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Sunitinib side effects haven’t sidelined avid runner

Shelby Knowles

Publication: Oncology Practice

Standing in the middle of the road facing an impending stampede, Axel Reissnecker paused to contemplate his next move. The native German had never encountered a herd of 200 cattle in the middle of tall Kansas prairie grass before. He was halfway through his 100-mile-long distance race – one of many he’s completed in his life — when the cattle started running toward him. As they neared, the spooked cattle suddenly split left and right, avoiding the runner.

The avid athlete and resident of Austin, Tex., has competed in some of the most intense endurance races – from completing the Austin Marathon 10 consecutive times and the Pikes Peak marathon, to running long-distance trail races in Big Sur, Calif.

When Mr. Reissnecker was diagnosed with stage IV renal cell carcinoma, he knew quitting his active lifestyle wasn’t an option.

“I didn’t want my illness to determine what I could do. I really wanted to keep on doing what I love as long as I can, so I tried to keep my routine the same. Of course, it impacts you – I cannot run as fast as I used to – but you learn to live with it,” Mr. Reissnecker said.

He was diagnosed with renal cell carcinoma in September 2012, after finding a lump in his sinuses. A biopsy, followed by uncontrollable bleeding, led to a diagnosis of cancer and surgery to remove the tumor around his sinuses. The next step was a full body scan to locate where the cancer originated. After a diagnosis of metastatic renal cell carcinoma, a second laparoscopic surgery removed Mr. Reissnecker’s left kidney and lymph nodes surrounding it.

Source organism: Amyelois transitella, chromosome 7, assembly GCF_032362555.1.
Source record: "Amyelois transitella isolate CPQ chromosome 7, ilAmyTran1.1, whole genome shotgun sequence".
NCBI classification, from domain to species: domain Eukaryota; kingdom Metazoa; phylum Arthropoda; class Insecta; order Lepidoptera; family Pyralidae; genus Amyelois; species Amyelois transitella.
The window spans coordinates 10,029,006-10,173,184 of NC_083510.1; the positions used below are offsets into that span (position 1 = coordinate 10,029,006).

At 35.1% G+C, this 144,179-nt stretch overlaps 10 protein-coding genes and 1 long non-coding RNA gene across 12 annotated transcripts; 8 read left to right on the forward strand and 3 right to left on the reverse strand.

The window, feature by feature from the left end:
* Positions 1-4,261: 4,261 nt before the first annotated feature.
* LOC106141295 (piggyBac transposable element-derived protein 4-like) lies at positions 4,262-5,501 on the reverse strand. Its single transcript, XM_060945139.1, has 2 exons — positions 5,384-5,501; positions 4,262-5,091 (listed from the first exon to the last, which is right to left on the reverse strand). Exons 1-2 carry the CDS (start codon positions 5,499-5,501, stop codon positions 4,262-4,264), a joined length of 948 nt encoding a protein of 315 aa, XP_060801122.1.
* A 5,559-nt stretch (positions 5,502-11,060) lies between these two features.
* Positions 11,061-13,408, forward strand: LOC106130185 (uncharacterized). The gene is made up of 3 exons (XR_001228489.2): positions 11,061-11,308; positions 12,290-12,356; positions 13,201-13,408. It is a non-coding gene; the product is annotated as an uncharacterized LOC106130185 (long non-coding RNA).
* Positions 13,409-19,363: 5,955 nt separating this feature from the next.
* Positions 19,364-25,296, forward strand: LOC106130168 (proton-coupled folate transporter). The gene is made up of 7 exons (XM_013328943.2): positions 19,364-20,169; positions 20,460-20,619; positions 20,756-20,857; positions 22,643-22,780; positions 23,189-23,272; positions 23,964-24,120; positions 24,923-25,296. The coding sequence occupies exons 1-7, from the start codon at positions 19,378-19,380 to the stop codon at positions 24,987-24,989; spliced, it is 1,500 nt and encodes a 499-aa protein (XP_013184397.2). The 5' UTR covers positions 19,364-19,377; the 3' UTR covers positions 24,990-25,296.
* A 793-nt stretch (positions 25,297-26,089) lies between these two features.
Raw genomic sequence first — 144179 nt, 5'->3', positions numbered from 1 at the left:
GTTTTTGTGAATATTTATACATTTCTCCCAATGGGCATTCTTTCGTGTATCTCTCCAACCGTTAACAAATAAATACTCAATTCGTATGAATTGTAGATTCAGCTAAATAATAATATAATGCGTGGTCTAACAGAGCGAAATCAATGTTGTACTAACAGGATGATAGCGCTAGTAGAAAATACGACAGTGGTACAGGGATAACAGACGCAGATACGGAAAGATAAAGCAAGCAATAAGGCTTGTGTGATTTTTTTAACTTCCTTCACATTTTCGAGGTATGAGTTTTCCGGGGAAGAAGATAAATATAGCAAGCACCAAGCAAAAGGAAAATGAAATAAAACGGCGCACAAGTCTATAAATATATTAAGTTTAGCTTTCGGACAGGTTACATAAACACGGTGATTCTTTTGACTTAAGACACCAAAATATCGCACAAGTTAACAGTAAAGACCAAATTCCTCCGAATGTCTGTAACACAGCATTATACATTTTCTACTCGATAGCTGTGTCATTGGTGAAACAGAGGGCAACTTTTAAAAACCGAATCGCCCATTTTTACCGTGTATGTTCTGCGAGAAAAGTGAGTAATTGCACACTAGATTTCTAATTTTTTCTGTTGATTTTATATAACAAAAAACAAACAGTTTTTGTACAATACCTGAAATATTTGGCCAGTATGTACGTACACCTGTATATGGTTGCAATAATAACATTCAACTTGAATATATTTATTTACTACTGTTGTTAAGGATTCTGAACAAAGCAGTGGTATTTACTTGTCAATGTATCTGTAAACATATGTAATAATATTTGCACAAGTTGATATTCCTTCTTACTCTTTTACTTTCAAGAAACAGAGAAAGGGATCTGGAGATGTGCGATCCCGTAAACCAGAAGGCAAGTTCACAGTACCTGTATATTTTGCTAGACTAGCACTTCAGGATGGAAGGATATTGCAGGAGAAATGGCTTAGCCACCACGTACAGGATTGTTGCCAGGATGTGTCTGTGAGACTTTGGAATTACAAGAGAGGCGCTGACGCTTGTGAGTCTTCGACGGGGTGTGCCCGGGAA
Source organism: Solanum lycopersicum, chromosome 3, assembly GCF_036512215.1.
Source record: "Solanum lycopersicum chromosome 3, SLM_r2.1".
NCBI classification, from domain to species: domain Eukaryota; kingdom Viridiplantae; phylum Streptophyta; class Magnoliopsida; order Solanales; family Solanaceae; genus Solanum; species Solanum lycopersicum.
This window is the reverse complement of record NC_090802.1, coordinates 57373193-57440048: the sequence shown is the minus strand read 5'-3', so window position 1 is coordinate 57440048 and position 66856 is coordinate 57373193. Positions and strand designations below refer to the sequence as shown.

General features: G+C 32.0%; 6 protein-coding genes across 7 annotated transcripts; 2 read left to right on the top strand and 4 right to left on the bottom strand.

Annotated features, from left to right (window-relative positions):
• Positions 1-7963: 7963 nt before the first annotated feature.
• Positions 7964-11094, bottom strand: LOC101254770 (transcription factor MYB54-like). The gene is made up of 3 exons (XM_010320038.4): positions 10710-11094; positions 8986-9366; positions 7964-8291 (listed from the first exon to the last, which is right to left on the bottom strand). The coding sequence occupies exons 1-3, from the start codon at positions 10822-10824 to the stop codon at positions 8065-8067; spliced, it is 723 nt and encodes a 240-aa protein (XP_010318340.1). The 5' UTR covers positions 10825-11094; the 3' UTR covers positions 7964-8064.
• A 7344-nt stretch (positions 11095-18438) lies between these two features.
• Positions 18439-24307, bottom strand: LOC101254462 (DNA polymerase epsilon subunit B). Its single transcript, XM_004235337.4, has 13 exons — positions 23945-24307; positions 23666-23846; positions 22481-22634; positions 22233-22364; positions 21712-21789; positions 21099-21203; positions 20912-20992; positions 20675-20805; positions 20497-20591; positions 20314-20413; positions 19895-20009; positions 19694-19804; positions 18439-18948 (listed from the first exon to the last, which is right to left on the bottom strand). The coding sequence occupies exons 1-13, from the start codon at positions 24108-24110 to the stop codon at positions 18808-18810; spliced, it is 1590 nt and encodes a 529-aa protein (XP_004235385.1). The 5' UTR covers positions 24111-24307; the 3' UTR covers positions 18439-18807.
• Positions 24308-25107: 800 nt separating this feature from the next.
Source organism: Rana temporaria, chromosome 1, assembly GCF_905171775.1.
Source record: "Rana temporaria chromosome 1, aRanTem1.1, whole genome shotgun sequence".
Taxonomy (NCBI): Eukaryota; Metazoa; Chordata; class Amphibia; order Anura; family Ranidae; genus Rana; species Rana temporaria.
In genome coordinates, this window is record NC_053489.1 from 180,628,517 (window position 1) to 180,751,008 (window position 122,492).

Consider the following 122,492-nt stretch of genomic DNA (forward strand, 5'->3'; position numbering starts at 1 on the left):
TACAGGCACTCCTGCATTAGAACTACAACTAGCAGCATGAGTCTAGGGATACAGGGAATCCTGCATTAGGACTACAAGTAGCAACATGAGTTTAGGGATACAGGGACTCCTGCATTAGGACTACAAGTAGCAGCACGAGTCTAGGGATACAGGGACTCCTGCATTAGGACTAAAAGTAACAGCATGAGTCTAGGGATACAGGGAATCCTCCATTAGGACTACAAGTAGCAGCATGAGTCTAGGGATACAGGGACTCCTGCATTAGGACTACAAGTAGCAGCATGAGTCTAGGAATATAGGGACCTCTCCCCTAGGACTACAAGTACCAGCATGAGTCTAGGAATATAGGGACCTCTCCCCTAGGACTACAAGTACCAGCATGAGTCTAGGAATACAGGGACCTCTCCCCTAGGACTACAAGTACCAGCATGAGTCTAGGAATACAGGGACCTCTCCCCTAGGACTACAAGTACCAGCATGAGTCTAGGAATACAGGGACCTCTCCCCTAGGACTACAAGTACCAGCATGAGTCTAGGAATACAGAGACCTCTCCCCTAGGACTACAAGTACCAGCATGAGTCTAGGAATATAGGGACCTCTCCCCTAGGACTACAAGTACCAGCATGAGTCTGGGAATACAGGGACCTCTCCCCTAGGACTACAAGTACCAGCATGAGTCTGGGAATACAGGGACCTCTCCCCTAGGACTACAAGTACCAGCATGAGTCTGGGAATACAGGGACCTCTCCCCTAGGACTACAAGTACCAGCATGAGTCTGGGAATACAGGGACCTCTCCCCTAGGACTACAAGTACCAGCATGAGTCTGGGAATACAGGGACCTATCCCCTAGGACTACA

Renal cell carcinomas have a predilection for the airways and a propensity for bleeding, Mr. Reissnecker’s oncologist, Debra Patt, MD, MPH, said in an interview.

“Kidney cancers metastasize quite a bit to the oropharynx, but the sinuses are a bit more unusual,” said Dr. Patt, vice president of public policy and academic affairs at Texas Oncology and a medical oncologist at Texas Oncology Cancer Center, Austin.

Dr. Patt has been treating Mr. Reissnecker’s cancer with sunitinib (Sutent). Although the multitargeted tyrosine kinase inhibitor can stop or slow the growth of tumors, as well as new blood vessels, it comes with some downsides, including the risk of hand-foot syndrome.

For Mr. Reissnecker, hand-foot syndrome, causing pain and swelling on the soles of his feet, along with the constant pounding of his feet on the trails, made his endurance races all the more challenging.

“One of the first races I competed in after starting the treatments, I didn’t finish,” he said. The hand-foot syndrome, coupled with shortness of breath – another side effect of his cancer treatments – made finishing impossible.

“I was peeved,” he said. “But then, I adjusted.”

The hand-foot syndrome comes in waves, Mr. Reissnecker said, so he switched to cycling on some days to keep up his endurance. While the pain is always present, peak days usually mean cycling instead of running. Cycling and spin classes keep the pain in his feet at a minimum: Instead of the intense beating of running and the impact of footstep after footstep, cycling causes a more constant, but bearable, numbness.

He now plans his races around his treatment. But according to Mr. Reissnecker, these are all minor adjustments.

“You learn to live with it,” he said. “One of the things I learned was to not take everything for granted or lift up the defeats.”

In its own way, running is therapeutic for Mr. Reissnecker.

“It makes me quiet, clears out my mind” he said. “Some people do yoga for mental clarity. I run. It makes me more emotionally balanced and helps me overcome difficult situations.”

Read the full story at Oncology Practice

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